Is your attic hot, damp, and/or musty smelling? These are tell-tale signs of poor air circulation, which can create extra wear and tear on your attic and roof.
If you live in Portland, you aren’t alone in your struggle with musty attics. Portland is among the least air-conditioned cities in the U.S., along with Seattle.
Attic fans can improve airflow for homes with or without HVAC systems. Some homes opt for solar attic fans over electric, but you may be asking, “Do solar attic fans work in all homes? Are solar attic fans worth it?”
The answer depends on many factors. We have all the information you need to navigate attic fans and Portland’s unique climate.
How Do Solar Vents Work?
Solar-powered attic fans cool spaces similar to natural and mechanical vents. All attic fan types vent the hot and muggy air from your attic and bring cooler, fresher air in from the outside.
This venting process reduces your energy bills and issues like dampness and mold. If your attic consistently struggles with poor air circulation, a proper attic fan can extend the lifespan of your insulation and roof.
The power source is the main difference between solar attic fans and traditional fans. Attic fans can be powered by:
- Natural airflow
- Wind turbines
Solar fans use direct sunlight for their spinning energy. Without enough solar energy conversion, however, these fans do not work. You’re still stuck with a hot attic at night or on cloudy days.
Do Solar Attic Fans Work Everywhere?
A solar attic vent relies on direct sunlight for power, so it can be difficult to get the most from its use. Indirect sunlight won’t be enough to fire up the fan blades.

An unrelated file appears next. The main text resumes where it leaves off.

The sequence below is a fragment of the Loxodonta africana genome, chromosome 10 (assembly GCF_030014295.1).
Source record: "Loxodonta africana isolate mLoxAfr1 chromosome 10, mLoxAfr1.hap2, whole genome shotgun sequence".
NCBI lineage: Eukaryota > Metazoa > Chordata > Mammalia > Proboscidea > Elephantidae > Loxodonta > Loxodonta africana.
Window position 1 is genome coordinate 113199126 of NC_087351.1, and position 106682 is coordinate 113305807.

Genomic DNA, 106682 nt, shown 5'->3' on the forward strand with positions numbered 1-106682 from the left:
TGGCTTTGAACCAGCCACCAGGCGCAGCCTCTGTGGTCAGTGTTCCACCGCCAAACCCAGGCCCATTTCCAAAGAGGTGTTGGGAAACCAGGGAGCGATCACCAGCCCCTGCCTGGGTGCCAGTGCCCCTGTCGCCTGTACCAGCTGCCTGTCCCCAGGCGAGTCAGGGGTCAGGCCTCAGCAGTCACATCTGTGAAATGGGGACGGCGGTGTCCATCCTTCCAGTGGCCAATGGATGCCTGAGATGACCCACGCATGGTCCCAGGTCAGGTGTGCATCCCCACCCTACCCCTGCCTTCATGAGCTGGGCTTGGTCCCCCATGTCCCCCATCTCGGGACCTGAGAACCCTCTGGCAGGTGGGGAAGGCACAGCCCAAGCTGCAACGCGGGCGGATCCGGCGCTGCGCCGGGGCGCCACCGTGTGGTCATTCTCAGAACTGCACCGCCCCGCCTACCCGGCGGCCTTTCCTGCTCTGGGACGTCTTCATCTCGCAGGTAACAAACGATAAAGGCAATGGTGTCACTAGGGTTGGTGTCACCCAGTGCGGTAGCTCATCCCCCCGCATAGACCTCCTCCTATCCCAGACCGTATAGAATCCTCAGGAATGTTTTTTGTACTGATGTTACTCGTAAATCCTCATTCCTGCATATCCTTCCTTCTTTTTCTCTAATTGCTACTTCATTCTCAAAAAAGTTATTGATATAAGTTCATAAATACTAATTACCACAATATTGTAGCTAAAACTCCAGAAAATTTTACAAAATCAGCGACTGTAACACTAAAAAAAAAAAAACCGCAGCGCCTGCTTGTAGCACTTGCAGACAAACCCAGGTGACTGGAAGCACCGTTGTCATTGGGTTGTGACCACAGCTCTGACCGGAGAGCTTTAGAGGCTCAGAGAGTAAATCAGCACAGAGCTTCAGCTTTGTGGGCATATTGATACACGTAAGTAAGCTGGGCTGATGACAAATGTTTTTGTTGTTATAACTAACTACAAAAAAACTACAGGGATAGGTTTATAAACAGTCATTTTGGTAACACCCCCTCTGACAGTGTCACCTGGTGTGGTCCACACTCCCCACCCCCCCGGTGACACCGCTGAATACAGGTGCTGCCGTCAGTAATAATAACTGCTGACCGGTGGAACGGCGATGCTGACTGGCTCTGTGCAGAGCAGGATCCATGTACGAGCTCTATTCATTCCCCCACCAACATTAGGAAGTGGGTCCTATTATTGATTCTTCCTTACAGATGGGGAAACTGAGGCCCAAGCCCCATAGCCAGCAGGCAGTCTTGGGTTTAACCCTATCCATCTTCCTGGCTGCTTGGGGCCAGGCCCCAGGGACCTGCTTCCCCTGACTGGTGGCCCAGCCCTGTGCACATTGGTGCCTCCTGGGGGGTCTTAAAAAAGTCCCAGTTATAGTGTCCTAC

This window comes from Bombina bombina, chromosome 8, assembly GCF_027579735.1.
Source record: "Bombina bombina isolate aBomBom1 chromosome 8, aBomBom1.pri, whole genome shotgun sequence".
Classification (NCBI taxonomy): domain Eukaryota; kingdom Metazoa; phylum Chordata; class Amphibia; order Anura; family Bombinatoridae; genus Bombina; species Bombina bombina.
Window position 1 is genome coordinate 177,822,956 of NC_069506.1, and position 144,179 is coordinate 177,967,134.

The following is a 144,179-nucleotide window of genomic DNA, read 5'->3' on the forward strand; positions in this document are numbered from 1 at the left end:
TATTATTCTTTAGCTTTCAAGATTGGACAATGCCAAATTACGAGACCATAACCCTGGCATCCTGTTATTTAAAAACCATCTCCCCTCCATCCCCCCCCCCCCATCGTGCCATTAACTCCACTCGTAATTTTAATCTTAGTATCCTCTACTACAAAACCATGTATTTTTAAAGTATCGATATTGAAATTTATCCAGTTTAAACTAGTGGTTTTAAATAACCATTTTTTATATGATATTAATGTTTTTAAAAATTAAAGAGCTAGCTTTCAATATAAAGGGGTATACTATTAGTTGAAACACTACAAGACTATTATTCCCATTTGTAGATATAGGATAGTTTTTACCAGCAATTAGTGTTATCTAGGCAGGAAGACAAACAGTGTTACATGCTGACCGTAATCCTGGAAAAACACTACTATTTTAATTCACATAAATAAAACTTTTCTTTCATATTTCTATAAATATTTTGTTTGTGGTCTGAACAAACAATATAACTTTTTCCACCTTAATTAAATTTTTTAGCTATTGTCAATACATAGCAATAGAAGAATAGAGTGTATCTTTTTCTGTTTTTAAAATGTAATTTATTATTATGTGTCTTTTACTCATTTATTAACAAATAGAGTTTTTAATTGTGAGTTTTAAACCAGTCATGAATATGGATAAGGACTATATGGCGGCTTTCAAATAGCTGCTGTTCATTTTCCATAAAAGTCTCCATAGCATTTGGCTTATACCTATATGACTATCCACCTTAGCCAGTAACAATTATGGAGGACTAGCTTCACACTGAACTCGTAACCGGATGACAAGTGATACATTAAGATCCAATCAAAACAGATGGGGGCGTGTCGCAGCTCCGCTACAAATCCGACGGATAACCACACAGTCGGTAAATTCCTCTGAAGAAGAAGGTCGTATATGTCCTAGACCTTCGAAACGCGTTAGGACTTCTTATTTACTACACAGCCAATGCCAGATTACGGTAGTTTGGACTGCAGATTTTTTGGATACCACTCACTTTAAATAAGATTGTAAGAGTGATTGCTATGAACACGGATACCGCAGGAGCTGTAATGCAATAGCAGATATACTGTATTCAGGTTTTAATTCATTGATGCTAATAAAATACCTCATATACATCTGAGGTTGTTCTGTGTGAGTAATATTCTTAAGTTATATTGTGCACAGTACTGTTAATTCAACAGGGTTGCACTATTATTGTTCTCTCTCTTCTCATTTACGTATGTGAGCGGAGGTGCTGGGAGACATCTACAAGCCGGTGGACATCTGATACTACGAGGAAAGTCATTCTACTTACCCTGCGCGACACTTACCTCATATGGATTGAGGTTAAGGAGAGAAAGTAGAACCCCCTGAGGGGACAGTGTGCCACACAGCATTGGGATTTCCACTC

There are many factors that affect solar power's effectiveness:
- Hours of sunlight per day
- Sunny days per year
- Latitude location
- Roof orientation
- Roof angle
- The proximity of trees, buildings, and other sunlight blockers
- Power efficiency requirements
Residential solar systems often work around these limitations by using tilt arrays and/or increasing the number of panels. These are not cost-effective options for solar-powered attic fans, however.
Are Solar Attics Fans Worth It?
An attic solar fan needs perfect conditions for a good ROI. Your investment in home improvements is a balance of expenses vs recouped costs, which can vary with certain factors.
Solar power systems are much more expensive for upfront costs, including installation. People who opt for solar power usually hope to see an ROI from long-term energy savings.
Without these energy savings, a solar attic vent is more costly and less efficient than traditional attic fans. A solar-powered fan would need to perform as regularly and as productively as a traditional attic fan to be worth the money.
Why Solar Attic Vents Aren’t Worth Your Money in Portland
Unfortunately, this means Portland sees little benefit from solar attic fans. Portland has three strikes against solar power efficiency:
- Peak sunlight per day
- Sunny days per year